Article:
He also wrote a good deal of didactic prose, including a piano primer: Rational Principles of Pianoforte Technique. This book contains many finger exercises to aid in the development of various aspects of piano playing technique. It was originally written in French but has long since been translated into other languages.
Technical flaws notwithstanding, Cortot was among the very greatest musicians of the century, and his recordings and musical annotations have seldom been out of print.
In the 1920s, Cortot recorded a number of piano rolls for the Aeolian/Duo-Art company, since 78-rpm records were not always satisfactory in quality or maximum duration of the recording. Once he performed a Liszt Rhapsody weaving his own playing live at the piano with its mechanical reproduction. With eyes closed, some critics could not distinguish between the two. Cortot also made many recordings, the last in 1957, five years before his death. In addition to his recordings of works by Chopin, Schumann, and Liszt, he also made important recordings of music by Weber, Mendelssohn, Franck, Debussy and others, and conducted his Ecole Normale orchestra (with a full nineteenth-century string complement) in a complete recording of the Brandenburg Concertos for RCA Victor in the early 1930s, in which he performed the lengthy solo cadenza of No. 5 in D major, on a modern piano in the grand Romantic manner yet exceedingly effectively in that admittedly archaic style, ending in a grand ritardando and rolled concluding D major chord as the orchestra re-entered with the concluding ritornello. He is also famous for his several trio recordings with Jacques Thibaud and Pablo Casals. Less famously but more appropriately and exquisitely styled, he accompanied singers such as Maggie Teyte and Charles Panzéra. There is even a late recording of Schumann's Dichterliebe in which he accompanied Gerard Souzay, of which the singer said, laconically, 'He was too old, and I was too young'. His final, postwar solo recordings are marred by more frequent technical slips, but he retained his uniquely eloquent phrasing and the free, Romantic performing manner for which he was famous.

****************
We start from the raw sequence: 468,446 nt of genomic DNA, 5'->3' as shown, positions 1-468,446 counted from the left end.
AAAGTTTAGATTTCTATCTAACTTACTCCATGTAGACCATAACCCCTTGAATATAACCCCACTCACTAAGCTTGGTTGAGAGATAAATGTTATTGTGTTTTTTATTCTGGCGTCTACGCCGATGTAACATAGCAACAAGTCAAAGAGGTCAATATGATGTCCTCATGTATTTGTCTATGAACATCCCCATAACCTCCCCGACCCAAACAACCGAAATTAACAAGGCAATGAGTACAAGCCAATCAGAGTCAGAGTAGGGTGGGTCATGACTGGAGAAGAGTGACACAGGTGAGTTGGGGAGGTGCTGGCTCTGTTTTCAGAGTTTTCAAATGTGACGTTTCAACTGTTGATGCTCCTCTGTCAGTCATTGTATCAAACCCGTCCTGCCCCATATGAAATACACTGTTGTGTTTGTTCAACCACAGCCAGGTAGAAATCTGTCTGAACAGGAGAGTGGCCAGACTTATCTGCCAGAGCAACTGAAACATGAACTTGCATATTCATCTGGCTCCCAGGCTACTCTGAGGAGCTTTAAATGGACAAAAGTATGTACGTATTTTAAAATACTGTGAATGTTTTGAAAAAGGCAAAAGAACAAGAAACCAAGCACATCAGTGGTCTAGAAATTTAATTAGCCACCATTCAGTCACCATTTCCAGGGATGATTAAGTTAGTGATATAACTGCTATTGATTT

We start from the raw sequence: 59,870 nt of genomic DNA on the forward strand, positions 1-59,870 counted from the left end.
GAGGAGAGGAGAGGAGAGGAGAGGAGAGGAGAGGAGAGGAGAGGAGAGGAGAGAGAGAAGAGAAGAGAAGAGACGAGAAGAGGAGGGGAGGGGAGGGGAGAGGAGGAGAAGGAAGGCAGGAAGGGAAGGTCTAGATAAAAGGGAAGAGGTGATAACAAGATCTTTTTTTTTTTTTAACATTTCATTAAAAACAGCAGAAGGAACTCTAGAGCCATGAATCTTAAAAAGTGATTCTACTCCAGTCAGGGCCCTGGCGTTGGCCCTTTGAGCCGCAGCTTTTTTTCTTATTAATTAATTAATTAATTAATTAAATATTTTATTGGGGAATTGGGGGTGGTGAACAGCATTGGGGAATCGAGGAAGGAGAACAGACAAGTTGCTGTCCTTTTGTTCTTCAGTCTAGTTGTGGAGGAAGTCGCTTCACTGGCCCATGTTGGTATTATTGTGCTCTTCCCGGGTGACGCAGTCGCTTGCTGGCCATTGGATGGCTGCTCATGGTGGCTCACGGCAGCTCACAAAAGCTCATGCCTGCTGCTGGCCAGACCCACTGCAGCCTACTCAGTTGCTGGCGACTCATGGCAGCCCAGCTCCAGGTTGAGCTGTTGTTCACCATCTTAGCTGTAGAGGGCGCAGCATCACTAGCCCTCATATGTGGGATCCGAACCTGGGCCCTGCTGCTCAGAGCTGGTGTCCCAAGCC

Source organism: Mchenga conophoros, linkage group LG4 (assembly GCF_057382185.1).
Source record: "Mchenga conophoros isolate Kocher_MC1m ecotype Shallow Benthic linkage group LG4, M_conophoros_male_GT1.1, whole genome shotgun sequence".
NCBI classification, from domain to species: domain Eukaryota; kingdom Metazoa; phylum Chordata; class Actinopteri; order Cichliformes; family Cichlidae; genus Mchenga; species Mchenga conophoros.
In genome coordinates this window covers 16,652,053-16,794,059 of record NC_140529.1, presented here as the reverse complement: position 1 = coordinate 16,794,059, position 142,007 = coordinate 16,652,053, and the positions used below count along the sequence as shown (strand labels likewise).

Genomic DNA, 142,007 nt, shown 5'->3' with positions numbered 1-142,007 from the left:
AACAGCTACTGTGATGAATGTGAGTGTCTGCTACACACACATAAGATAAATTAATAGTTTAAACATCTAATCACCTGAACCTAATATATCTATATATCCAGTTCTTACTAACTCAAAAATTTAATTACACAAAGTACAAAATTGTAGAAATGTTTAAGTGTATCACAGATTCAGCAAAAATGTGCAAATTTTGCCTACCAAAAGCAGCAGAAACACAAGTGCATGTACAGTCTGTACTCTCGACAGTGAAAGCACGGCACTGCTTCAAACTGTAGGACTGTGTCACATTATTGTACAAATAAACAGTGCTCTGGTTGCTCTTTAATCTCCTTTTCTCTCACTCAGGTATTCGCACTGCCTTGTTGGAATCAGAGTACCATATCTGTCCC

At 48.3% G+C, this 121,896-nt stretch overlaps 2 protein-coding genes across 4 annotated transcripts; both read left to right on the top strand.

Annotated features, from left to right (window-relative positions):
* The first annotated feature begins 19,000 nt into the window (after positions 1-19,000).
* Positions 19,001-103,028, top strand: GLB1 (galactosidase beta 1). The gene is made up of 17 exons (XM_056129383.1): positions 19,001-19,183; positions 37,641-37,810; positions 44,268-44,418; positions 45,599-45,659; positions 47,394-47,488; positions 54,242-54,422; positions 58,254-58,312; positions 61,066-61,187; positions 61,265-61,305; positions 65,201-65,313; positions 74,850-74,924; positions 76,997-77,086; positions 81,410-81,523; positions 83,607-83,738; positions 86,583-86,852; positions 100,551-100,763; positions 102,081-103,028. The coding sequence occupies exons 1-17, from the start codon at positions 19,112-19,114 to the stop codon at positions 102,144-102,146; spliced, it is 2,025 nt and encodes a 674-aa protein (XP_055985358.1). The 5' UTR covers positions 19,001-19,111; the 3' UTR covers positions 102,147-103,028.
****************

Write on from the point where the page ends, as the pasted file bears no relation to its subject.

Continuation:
Other notable pupils of Cortot during his later years included Samson François, Esteban Sánchez, and Chris Mary Francine Whittle.Translator Barbara Wright also studied under Cortot in the 1930s.